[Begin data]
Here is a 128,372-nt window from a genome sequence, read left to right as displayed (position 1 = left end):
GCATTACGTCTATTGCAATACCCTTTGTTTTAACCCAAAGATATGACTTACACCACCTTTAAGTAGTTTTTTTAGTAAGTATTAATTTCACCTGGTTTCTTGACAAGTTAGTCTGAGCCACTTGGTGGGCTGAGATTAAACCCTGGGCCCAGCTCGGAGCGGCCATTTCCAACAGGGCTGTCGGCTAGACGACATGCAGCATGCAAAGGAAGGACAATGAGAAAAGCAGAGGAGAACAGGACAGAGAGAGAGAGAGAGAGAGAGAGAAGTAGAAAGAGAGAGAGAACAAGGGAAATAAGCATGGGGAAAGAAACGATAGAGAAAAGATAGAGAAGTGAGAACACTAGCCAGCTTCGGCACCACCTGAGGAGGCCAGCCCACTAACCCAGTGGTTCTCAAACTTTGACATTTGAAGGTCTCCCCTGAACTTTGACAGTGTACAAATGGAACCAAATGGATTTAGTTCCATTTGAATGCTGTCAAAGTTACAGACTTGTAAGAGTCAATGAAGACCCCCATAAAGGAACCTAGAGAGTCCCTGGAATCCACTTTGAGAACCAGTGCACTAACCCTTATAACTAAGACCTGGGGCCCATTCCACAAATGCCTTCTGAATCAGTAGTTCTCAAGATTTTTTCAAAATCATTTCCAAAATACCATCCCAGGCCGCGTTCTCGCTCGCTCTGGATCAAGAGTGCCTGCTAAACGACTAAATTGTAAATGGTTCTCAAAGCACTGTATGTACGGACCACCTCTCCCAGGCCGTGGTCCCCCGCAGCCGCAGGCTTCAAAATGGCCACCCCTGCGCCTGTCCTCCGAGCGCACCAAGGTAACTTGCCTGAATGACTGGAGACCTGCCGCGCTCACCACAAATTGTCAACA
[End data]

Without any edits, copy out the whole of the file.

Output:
Here is a 128,372-nt window from a genome sequence, read left to right as displayed (position 1 = left end):
GCATTACGTCTATTGCAATACCCTTTGTTTTAACCCAAAGATATGACTTACACCACCTTTAAGTAGTTTTTTTAGTAAGTATTAATTTCACCTGGTTTCTTGACAAGTTAGTCTGAGCCACTTGGTGGGCTGAGATTAAACCCTGGGCCCAGCTCGGAGCGGCCATTTCCAACAGGGCTGTCGGCTAGACGACATGCAGCATGCAAAGGAAGGACAATGAGAAAAGCAGAGGAGAACAGGACAGAGAGAGAGAGAGAGAGAGAGAGAAGTAGAAAGAGAGAGAGAACAAGGGAAATAAGCATGGGGAAAGAAACGATAGAGAAAAGATAGAGAAGTGAGAACACTAGCCAGCTTCGGCACCACCTGAGGAGGCCAGCCCACTAACCCAGTGGTTCTCAAACTTTGACATTTGAAGGTCTCCCCTGAACTTTGACAGTGTACAAATGGAACCAAATGGATTTAGTTCCATTTGAATGCTGTCAAAGTTACAGACTTGTAAGAGTCAATGAAGACCCCCATAAAGGAACCTAGAGAGTCCCTGGAATCCACTTTGAGAACCAGTGCACTAACCCTTATAACTAAGACCTGGGGCCCATTCCACAAATGCCTTCTGAATCAGTAGTTCTCAAGATTTTTTCAAAATCATTTCCAAAATACCATCCCAGGCCGCGTTCTCGCTCGCTCTGGATCAAGAGTGCCTGCTAAACGACTAAATTGTAAATGGTTCTCAAAGCACTGTATGTACGGACCACCTCTCCCAGGCCGTGGTCCCCCGCAGCCGCAGGCTTCAAAATGGCCACCCCTGCGCCTGTCCTCCGAGCGCACCAAGGTAACTTGCCTGAATGACTGGAGACCTGCCGCGCTCACCACAAATTGTCAACA